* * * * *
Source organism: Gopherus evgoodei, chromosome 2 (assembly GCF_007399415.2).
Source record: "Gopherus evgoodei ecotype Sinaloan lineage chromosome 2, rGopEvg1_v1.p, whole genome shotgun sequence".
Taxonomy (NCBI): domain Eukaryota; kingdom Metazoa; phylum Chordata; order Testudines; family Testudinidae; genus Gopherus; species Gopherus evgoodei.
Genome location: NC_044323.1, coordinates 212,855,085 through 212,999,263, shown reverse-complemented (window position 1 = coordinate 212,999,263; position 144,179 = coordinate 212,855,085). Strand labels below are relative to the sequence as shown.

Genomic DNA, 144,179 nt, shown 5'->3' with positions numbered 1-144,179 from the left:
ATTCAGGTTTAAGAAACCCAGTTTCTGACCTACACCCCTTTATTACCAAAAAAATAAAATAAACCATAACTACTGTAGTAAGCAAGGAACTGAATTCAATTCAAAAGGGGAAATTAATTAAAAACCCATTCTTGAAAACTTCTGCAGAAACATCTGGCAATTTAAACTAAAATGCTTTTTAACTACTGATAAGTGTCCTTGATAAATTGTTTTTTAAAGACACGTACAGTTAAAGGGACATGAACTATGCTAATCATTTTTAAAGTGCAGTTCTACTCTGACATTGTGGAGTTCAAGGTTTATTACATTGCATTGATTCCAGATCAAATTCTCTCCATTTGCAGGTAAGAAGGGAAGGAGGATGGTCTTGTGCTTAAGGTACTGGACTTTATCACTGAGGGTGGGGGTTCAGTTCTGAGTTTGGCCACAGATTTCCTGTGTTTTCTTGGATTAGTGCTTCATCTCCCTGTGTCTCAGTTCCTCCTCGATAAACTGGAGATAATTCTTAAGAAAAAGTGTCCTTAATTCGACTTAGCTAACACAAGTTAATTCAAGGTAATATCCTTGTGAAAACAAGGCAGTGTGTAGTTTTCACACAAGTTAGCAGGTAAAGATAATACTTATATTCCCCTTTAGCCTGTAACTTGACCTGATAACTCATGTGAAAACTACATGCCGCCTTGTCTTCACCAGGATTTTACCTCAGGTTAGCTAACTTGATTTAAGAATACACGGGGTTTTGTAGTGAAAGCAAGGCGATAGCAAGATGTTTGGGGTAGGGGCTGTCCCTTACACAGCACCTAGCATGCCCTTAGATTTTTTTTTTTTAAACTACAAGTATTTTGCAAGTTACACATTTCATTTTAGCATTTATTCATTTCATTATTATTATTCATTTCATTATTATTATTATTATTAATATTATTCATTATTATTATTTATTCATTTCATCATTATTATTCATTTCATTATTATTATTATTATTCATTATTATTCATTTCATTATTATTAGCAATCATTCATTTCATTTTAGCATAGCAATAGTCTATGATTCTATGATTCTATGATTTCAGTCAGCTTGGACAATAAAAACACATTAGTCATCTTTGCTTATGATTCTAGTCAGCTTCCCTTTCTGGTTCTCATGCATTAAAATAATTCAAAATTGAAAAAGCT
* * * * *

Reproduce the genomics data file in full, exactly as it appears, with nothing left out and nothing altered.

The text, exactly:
Source organism: Gopherus evgoodei, chromosome 2 (assembly GCF_007399415.2).
Source record: "Gopherus evgoodei ecotype Sinaloan lineage chromosome 2, rGopEvg1_v1.p, whole genome shotgun sequence".
Taxonomy (NCBI): domain Eukaryota; kingdom Metazoa; phylum Chordata; order Testudines; family Testudinidae; genus Gopherus; species Gopherus evgoodei.
Genome location: NC_044323.1, coordinates 212,855,085 through 212,999,263, shown reverse-complemented (window position 1 = coordinate 212,999,263; position 144,179 = coordinate 212,855,085). Strand labels below are relative to the sequence as shown.

Genomic DNA, 144,179 nt, shown 5'->3' with positions numbered 1-144,179 from the left:
ATTCAGGTTTAAGAAACCCAGTTTCTGACCTACACCCCTTTATTACCAAAAAAATAAAATAAACCATAACTACTGTAGTAAGCAAGGAACTGAATTCAATTCAAAAGGGGAAATTAATTAAAAACCCATTCTTGAAAACTTCTGCAGAAACATCTGGCAATTTAAACTAAAATGCTTTTTAACTACTGATAAGTGTCCTTGATAAATTGTTTTTTAAAGACACGTACAGTTAAAGGGACATGAACTATGCTAATCATTTTTAAAGTGCAGTTCTACTCTGACATTGTGGAGTTCAAGGTTTATTACATTGCATTGATTCCAGATCAAATTCTCTCCATTTGCAGGTAAGAAGGGAAGGAGGATGGTCTTGTGCTTAAGGTACTGGACTTTATCACTGAGGGTGGGGGTTCAGTTCTGAGTTTGGCCACAGATTTCCTGTGTTTTCTTGGATTAGTGCTTCATCTCCCTGTGTCTCAGTTCCTCCTCGATAAACTGGAGATAATTCTTAAGAAAAAGTGTCCTTAATTCGACTTAGCTAACACAAGTTAATTCAAGGTAATATCCTTGTGAAAACAAGGCAGTGTGTAGTTTTCACACAAGTTAGCAGGTAAAGATAATACTTATATTCCCCTTTAGCCTGTAACTTGACCTGATAACTCATGTGAAAACTACATGCCGCCTTGTCTTCACCAGGATTTTACCTCAGGTTAGCTAACTTGATTTAAGAATACACGGGGTTTTGTAGTGAAAGCAAGGCGATAGCAAGATGTTTGGGGTAGGGGCTGTCCCTTACACAGCACCTAGCATGCCCTTAGATTTTTTTTTTTTAAACTACAAGTATTTTGCAAGTTACACATTTCATTTTAGCATTTATTCATTTCATTATTATTATTCATTTCATTATTATTATTATTATTAATATTATTCATTATTATTATTTATTCATTTCATCATTATTATTCATTTCATTATTATTATTATTATTCATTATTATTCATTTCATTATTATTAGCAATCATTCATTTCATTTTAGCATAGCAATAGTCTATGATTCTATGATTCTATGATTTCAGTCAGCTTGGACAATAAAAACACATTAGTCATCTTTGCTTATGATTCTAGTCAGCTTCCCTTTCTGGTTCTCATGCATTAAAATAATTCAAAATTGAAAAAGCT